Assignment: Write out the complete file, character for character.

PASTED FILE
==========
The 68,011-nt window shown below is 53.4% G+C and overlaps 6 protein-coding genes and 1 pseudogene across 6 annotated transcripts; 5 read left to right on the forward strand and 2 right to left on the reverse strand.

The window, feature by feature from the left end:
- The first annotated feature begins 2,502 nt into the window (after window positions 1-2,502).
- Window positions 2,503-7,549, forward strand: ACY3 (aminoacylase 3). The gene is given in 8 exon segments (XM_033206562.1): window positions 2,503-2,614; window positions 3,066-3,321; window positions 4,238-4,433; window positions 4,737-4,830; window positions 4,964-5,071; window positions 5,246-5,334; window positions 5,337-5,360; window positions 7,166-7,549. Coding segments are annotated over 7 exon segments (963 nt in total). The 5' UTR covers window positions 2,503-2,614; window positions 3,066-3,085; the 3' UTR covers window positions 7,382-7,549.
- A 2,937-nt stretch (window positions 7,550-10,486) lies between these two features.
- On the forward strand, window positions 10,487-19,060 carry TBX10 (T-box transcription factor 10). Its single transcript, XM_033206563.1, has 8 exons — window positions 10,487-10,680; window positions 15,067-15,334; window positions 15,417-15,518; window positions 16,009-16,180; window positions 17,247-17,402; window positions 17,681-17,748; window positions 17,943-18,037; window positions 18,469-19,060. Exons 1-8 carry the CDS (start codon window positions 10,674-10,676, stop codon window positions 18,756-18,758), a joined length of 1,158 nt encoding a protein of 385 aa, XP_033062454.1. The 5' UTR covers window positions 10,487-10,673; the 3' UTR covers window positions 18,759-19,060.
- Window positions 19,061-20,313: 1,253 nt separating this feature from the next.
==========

The 68,011-nt window shown below is 53.4% G+C and overlaps 6 protein-coding genes and 1 pseudogene across 6 annotated transcripts; 5 read left to right on the forward strand and 2 right to left on the reverse strand.

The window, feature by feature from the left end:
- The first annotated feature begins 2,502 nt into the window (after window positions 1-2,502).
- Window positions 2,503-7,549, forward strand: ACY3 (aminoacylase 3). The gene is given in 8 exon segments (XM_033206562.1): window positions 2,503-2,614; window positions 3,066-3,321; window positions 4,238-4,433; window positions 4,737-4,830; window positions 4,964-5,071; window positions 5,246-5,334; window positions 5,337-5,360; window positions 7,166-7,549. Coding segments are annotated over 7 exon segments (963 nt in total). The 5' UTR covers window positions 2,503-2,614; window positions 3,066-3,085; the 3' UTR covers window positions 7,382-7,549.
- A 2,937-nt stretch (window positions 7,550-10,486) lies between these two features.
- On the forward strand, window positions 10,487-19,060 carry TBX10 (T-box transcription factor 10). Its single transcript, XM_033206563.1, has 8 exons — window positions 10,487-10,680; window positions 15,067-15,334; window positions 15,417-15,518; window positions 16,009-16,180; window positions 17,247-17,402; window positions 17,681-17,748; window positions 17,943-18,037; window positions 18,469-19,060. Exons 1-8 carry the CDS (start codon window positions 10,674-10,676, stop codon window positions 18,756-18,758), a joined length of 1,158 nt encoding a protein of 385 aa, XP_033062454.1. The 5' UTR covers window positions 10,487-10,673; the 3' UTR covers window positions 18,759-19,060.
- Window positions 19,061-20,313: 1,253 nt separating this feature from the next.